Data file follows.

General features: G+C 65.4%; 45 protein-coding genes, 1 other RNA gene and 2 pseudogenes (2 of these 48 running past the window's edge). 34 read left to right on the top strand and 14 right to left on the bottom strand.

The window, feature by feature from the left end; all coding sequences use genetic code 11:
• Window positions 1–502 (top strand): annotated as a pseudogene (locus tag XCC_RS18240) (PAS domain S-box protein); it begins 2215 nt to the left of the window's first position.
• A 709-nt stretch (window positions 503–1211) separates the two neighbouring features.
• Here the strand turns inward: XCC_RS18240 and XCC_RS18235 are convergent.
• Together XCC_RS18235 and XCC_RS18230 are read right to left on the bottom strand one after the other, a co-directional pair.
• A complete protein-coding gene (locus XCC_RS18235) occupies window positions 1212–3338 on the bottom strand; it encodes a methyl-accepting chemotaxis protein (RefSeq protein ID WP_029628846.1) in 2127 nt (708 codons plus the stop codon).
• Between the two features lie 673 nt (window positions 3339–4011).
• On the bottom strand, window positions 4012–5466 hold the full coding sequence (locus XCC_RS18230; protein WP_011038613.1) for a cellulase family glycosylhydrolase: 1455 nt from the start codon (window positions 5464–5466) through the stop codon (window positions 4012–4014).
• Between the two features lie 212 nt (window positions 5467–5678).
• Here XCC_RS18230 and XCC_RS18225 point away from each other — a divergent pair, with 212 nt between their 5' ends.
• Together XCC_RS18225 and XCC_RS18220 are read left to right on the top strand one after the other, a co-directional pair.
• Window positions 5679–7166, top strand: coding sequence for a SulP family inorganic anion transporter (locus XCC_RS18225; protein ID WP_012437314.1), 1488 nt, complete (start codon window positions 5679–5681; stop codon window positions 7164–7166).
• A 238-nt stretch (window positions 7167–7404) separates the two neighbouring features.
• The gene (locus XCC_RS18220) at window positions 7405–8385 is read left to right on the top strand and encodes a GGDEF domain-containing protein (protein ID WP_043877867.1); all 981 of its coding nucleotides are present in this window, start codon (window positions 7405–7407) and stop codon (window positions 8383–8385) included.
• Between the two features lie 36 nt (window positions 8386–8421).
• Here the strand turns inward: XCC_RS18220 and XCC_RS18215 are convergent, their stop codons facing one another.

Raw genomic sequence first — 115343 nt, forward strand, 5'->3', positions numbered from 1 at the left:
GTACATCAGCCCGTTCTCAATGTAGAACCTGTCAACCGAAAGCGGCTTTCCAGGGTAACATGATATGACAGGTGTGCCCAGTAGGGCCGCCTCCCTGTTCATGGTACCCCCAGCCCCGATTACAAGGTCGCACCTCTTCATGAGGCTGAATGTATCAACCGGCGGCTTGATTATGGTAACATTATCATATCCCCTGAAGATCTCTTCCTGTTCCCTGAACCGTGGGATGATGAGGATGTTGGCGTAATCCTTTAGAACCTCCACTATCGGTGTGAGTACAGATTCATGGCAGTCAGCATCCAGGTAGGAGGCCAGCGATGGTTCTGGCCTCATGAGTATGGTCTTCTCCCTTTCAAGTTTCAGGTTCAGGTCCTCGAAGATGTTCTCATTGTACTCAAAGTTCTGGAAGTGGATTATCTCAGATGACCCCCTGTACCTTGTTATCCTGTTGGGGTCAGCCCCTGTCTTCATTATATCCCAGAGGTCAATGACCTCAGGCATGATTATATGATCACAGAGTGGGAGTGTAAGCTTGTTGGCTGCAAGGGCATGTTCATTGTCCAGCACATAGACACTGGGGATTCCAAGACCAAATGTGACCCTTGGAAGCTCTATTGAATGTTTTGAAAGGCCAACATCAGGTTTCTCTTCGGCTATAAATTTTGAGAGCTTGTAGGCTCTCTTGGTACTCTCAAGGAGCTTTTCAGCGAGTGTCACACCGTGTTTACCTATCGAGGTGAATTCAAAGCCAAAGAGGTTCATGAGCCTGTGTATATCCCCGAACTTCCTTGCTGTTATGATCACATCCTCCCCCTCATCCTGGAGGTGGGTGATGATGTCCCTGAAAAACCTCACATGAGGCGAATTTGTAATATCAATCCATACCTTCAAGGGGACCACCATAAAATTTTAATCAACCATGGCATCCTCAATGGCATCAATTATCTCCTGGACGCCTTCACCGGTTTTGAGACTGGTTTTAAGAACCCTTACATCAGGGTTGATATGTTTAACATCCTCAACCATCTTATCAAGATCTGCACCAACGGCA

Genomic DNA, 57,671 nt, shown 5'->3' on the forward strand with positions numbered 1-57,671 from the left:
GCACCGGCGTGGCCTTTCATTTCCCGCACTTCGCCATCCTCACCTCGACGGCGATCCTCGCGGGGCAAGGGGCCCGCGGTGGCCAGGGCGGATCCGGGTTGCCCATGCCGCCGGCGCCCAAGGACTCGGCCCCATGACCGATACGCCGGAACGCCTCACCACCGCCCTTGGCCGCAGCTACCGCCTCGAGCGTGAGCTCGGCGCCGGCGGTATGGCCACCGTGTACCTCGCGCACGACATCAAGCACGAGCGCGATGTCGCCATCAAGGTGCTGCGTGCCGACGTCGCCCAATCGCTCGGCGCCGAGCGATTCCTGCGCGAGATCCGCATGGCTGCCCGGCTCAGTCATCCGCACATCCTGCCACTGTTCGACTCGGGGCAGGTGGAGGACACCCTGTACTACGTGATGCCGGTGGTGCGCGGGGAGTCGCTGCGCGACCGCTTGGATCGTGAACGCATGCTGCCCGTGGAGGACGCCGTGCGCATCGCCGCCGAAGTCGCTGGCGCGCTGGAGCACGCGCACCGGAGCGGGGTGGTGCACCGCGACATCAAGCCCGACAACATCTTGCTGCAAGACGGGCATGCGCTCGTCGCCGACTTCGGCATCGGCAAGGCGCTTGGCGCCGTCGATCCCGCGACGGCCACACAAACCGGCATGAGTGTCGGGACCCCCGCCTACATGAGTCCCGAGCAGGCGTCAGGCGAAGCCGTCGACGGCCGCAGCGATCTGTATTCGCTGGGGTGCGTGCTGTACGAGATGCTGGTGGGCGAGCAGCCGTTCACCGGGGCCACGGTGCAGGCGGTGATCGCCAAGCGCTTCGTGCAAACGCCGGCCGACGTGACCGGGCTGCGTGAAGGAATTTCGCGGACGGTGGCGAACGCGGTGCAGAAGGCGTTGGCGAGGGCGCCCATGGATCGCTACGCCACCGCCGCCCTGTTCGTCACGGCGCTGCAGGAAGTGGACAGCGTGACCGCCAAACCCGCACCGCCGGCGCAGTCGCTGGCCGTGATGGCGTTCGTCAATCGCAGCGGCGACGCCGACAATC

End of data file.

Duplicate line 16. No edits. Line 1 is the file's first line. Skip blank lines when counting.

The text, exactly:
• Between the two features lie 36 nt (window positions 8386–8421).